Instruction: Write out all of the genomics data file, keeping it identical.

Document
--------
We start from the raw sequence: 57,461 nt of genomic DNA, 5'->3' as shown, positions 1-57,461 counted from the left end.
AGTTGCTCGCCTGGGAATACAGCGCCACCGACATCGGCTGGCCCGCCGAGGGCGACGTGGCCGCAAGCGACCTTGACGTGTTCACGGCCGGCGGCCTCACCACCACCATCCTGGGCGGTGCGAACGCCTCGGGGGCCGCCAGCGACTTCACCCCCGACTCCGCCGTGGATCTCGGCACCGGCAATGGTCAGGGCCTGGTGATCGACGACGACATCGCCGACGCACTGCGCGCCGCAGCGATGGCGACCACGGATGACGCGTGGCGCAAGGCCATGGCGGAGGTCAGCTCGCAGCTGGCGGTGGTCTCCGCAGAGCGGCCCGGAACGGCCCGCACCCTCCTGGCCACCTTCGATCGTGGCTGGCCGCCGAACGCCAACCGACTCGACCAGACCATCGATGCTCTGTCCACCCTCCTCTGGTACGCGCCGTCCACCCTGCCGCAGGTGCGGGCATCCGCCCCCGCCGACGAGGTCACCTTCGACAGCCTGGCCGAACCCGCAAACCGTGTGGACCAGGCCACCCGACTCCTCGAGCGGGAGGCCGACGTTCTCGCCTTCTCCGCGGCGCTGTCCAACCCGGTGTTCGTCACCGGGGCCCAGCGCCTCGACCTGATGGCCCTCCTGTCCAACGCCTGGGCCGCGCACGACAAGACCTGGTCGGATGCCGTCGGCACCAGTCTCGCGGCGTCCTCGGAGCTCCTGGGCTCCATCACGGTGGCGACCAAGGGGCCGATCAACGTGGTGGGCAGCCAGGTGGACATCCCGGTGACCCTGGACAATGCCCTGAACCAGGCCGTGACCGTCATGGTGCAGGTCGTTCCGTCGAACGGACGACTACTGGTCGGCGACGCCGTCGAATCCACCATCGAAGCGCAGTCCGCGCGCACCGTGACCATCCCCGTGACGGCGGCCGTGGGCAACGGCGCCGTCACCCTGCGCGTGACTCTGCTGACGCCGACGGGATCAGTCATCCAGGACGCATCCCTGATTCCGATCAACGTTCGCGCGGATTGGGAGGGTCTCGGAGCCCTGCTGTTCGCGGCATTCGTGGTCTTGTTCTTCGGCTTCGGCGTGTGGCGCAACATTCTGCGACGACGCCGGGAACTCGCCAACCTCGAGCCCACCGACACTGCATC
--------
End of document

We start from the raw sequence: 57,461 nt of genomic DNA, 5'->3' as shown, positions 1-57,461 counted from the left end.
AGTTGCTCGCCTGGGAATACAGCGCCACCGACATCGGCTGGCCCGCCGAGGGCGACGTGGCCGCAAGCGACCTTGACGTGTTCACGGCCGGCGGCCTCACCACCACCATCCTGGGCGGTGCGAACGCCTCGGGGGCCGCCAGCGACTTCACCCCCGACTCCGCCGTGGATCTCGGCACCGGCAATGGTCAGGGCCTGGTGATCGACGACGACATCGCCGACGCACTGCGCGCCGCAGCGATGGCGACCACGGATGACGCGTGGCGCAAGGCCATGGCGGAGGTCAGCTCGCAGCTGGCGGTGGTCTCCGCAGAGCGGCCCGGAACGGCCCGCACCCTCCTGGCCACCTTCGATCGTGGCTGGCCGCCGAACGCCAACCGACTCGACCAGACCATCGATGCTCTGTCCACCCTCCTCTGGTACGCGCCGTCCACCCTGCCGCAGGTGCGGGCATCCGCCCCCGCCGACGAGGTCACCTTCGACAGCCTGGCCGAACCCGCAAACCGTGTGGACCAGGCCACCCGACTCCTCGAGCGGGAGGCCGACGTTCTCGCCTTCTCCGCGGCGCTGTCCAACCCGGTGTTCGTCACCGGGGCCCAGCGCCTCGACCTGATGGCCCTCCTGTCCAACGCCTGGGCCGCGCACGACAAGACCTGGTCGGATGCCGTCGGCACCAGTCTCGCGGCGTCCTCGGAGCTCCTGGGCTCCATCACGGTGGCGACCAAGGGGCCGATCAACGTGGTGGGCAGCCAGGTGGACATCCCGGTGACCCTGGACAATGCCCTGAACCAGGCCGTGACCGTCATGGTGCAGGTCGTTCCGTCGAACGGACGACTACTGGTCGGCGACGCCGTCGAATCCACCATCGAAGCGCAGTCCGCGCGCACCGTGACCATCCCCGTGACGGCGGCCGTGGGCAACGGCGCCGTCACCCTGCGCGTGACTCTGCTGACGCCGACGGGATCAGTCATCCAGGACGCATCCCTGATTCCGATCAACGTTCGCGCGGATTGGGAGGGTCTCGGAGCCCTGCTGTTCGCGGCATTCGTGGTCTTGTTCTTCGGCTTCGGCGTGTGGCGCAACATTCTGCGACGACGCCGGGAACTCGCCAACCTCGAGCCCACCGACACTGCATC